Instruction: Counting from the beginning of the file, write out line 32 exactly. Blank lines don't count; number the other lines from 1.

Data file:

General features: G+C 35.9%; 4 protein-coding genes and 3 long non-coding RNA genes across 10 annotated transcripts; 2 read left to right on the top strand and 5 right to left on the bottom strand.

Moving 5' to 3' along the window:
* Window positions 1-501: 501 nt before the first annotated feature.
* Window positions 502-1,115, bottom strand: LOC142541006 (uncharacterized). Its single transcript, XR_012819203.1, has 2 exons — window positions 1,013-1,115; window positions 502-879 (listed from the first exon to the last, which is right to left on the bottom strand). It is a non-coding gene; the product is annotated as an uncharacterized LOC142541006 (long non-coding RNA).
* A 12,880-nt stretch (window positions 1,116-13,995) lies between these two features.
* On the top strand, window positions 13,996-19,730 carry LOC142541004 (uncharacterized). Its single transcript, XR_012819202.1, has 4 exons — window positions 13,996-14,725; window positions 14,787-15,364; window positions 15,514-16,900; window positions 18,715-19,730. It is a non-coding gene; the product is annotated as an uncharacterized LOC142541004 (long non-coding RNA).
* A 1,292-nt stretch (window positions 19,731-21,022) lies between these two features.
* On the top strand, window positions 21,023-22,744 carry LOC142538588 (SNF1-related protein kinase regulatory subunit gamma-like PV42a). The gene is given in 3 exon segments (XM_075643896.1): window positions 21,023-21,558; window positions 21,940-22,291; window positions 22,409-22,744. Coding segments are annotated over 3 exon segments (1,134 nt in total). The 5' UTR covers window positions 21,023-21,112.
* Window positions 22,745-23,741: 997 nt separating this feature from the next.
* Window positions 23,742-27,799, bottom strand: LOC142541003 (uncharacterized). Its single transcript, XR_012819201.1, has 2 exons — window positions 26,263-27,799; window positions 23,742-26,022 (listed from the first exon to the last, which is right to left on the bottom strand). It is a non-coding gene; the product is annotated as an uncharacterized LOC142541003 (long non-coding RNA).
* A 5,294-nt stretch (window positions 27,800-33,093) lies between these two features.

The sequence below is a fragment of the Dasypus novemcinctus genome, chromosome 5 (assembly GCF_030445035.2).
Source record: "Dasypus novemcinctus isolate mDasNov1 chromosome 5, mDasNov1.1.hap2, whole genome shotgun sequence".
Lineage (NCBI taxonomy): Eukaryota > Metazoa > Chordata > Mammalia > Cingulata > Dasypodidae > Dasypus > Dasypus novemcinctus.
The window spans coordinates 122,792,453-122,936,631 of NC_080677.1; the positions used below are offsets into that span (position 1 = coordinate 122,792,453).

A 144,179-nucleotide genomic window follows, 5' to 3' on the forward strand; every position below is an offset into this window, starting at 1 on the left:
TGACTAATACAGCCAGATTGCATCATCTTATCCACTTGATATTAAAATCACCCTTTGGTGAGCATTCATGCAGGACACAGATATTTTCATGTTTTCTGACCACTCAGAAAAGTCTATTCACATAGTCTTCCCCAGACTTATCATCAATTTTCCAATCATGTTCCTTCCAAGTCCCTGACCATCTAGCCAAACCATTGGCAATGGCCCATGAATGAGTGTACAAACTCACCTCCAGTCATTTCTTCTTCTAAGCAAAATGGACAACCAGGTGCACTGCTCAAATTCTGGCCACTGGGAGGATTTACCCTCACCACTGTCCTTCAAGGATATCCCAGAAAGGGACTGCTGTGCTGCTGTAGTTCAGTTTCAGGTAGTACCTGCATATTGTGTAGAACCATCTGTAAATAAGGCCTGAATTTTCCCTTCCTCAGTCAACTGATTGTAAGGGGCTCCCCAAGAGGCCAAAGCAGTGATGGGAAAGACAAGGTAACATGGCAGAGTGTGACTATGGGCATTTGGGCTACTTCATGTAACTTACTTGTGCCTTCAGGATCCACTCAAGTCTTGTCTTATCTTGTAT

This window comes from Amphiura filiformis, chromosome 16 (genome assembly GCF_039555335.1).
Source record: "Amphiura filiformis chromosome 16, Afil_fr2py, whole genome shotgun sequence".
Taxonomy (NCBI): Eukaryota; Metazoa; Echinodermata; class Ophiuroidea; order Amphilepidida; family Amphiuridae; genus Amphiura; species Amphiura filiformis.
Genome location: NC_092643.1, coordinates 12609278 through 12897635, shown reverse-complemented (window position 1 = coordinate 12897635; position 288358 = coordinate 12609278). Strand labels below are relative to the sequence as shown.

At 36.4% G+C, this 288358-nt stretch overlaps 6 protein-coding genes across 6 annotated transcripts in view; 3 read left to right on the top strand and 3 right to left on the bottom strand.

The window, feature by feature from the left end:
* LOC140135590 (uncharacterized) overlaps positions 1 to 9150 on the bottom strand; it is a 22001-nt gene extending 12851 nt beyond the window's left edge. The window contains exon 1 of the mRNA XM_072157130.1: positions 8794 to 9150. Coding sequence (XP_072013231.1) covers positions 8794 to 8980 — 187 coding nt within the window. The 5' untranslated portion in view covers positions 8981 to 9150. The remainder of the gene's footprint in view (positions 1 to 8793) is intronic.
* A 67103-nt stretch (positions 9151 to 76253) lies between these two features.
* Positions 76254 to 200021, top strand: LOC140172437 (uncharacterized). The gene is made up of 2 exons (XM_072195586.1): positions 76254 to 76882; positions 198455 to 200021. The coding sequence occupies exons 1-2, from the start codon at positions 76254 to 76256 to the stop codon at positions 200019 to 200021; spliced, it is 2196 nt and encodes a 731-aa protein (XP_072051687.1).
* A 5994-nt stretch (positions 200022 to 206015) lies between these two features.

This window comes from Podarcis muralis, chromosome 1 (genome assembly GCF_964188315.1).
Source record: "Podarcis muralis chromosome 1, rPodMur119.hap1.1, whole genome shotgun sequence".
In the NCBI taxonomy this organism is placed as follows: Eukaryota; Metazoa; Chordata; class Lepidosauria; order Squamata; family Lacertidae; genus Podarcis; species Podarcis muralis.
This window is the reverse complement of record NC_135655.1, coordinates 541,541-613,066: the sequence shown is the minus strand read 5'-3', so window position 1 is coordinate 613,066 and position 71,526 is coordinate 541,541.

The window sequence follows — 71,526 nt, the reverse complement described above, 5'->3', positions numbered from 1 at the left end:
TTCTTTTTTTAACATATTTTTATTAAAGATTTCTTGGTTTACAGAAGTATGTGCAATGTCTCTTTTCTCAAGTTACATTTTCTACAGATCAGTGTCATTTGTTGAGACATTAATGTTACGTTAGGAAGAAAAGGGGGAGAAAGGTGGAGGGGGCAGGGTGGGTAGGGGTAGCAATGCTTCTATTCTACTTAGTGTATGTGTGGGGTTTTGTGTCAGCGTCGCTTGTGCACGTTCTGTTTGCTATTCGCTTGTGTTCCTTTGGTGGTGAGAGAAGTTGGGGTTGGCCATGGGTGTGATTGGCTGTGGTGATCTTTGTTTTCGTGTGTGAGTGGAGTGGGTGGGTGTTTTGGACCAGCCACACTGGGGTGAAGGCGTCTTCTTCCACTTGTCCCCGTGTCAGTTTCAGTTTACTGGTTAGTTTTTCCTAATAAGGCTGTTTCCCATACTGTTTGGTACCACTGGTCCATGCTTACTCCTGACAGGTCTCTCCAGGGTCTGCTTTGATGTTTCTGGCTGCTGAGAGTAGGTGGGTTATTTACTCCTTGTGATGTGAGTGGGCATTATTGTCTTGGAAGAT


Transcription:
The window sequence follows — 71,526 nt, the reverse complement described above, 5'->3', positions numbered from 1 at the left end: